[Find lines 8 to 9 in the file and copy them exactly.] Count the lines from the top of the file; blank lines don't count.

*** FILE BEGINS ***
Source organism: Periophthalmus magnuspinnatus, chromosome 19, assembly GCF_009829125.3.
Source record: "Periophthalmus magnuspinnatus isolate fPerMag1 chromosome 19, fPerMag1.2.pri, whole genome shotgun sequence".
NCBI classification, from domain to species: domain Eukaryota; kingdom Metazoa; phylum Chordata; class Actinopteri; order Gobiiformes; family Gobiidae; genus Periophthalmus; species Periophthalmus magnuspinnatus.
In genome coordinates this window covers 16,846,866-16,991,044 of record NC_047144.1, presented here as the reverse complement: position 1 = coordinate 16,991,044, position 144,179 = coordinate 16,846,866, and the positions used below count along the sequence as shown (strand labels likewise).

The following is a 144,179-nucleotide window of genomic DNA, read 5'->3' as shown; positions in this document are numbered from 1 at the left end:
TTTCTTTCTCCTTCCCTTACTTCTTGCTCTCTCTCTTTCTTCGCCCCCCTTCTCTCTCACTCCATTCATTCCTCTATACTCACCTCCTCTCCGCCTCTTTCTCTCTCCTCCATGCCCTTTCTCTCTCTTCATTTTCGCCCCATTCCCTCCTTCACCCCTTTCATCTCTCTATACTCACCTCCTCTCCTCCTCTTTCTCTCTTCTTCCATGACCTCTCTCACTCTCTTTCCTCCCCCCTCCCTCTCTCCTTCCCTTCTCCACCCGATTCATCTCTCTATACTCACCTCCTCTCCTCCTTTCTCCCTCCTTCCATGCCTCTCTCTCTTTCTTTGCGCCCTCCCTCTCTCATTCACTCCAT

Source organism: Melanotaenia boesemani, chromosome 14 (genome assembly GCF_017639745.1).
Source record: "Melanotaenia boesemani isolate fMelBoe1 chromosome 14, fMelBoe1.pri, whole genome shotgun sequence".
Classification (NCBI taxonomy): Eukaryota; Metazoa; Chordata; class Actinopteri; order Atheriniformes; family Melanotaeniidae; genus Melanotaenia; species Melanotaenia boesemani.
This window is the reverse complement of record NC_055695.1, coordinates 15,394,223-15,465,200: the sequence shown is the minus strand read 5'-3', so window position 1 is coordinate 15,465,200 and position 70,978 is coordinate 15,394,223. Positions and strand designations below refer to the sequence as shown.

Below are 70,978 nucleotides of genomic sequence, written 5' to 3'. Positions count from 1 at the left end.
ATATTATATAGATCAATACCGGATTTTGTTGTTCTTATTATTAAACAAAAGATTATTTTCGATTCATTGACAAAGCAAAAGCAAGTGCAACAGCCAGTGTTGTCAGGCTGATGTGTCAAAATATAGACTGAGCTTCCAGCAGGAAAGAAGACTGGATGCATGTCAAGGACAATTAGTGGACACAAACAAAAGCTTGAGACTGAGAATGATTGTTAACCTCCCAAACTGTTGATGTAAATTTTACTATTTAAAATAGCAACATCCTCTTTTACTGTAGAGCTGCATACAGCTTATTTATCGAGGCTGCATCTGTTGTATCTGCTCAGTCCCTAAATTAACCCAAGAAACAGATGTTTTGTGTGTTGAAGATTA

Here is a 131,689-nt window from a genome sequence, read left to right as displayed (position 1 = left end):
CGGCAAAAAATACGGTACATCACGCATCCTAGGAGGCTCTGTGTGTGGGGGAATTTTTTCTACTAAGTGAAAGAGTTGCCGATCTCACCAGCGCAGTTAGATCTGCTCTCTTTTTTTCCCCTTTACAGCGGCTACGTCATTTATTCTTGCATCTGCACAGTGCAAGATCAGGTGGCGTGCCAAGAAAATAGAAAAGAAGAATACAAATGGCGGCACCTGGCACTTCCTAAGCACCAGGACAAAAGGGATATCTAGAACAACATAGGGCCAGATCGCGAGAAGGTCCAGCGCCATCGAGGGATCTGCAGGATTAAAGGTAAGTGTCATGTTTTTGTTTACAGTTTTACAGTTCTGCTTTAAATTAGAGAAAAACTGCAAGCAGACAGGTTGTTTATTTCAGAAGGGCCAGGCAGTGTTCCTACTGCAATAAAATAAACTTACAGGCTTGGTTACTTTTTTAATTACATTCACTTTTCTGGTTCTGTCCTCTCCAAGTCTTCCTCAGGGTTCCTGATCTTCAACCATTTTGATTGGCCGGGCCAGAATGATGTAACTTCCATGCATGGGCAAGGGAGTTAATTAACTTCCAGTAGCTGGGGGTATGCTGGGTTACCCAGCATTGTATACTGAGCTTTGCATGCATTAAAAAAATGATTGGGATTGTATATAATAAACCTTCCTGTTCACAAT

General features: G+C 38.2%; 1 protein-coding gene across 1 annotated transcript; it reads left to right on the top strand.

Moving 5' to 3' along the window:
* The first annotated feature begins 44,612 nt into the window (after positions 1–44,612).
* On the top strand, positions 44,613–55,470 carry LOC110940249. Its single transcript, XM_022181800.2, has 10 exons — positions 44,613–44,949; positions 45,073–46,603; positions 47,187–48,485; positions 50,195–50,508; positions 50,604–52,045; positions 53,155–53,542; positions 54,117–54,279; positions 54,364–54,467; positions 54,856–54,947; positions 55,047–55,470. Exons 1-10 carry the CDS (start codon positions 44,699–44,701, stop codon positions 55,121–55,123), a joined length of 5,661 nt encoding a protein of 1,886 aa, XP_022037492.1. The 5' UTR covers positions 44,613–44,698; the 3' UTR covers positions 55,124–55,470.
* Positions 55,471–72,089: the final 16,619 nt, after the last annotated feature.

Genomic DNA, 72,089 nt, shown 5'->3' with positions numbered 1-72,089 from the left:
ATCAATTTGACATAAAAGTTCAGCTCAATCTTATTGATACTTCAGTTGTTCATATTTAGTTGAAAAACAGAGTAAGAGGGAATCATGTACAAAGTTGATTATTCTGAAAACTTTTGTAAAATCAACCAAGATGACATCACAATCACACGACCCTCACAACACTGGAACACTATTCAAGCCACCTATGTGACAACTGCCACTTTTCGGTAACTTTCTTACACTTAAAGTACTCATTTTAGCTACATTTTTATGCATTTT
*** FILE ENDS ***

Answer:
Source record: "Melanotaenia boesemani isolate fMelBoe1 chromosome 14, fMelBoe1.pri, whole genome shotgun sequence".
Classification (NCBI taxonomy): Eukaryota; Metazoa; Chordata; class Actinopteri; order Atheriniformes; family Melanotaeniidae; genus Melanotaenia; species Melanotaenia boesemani.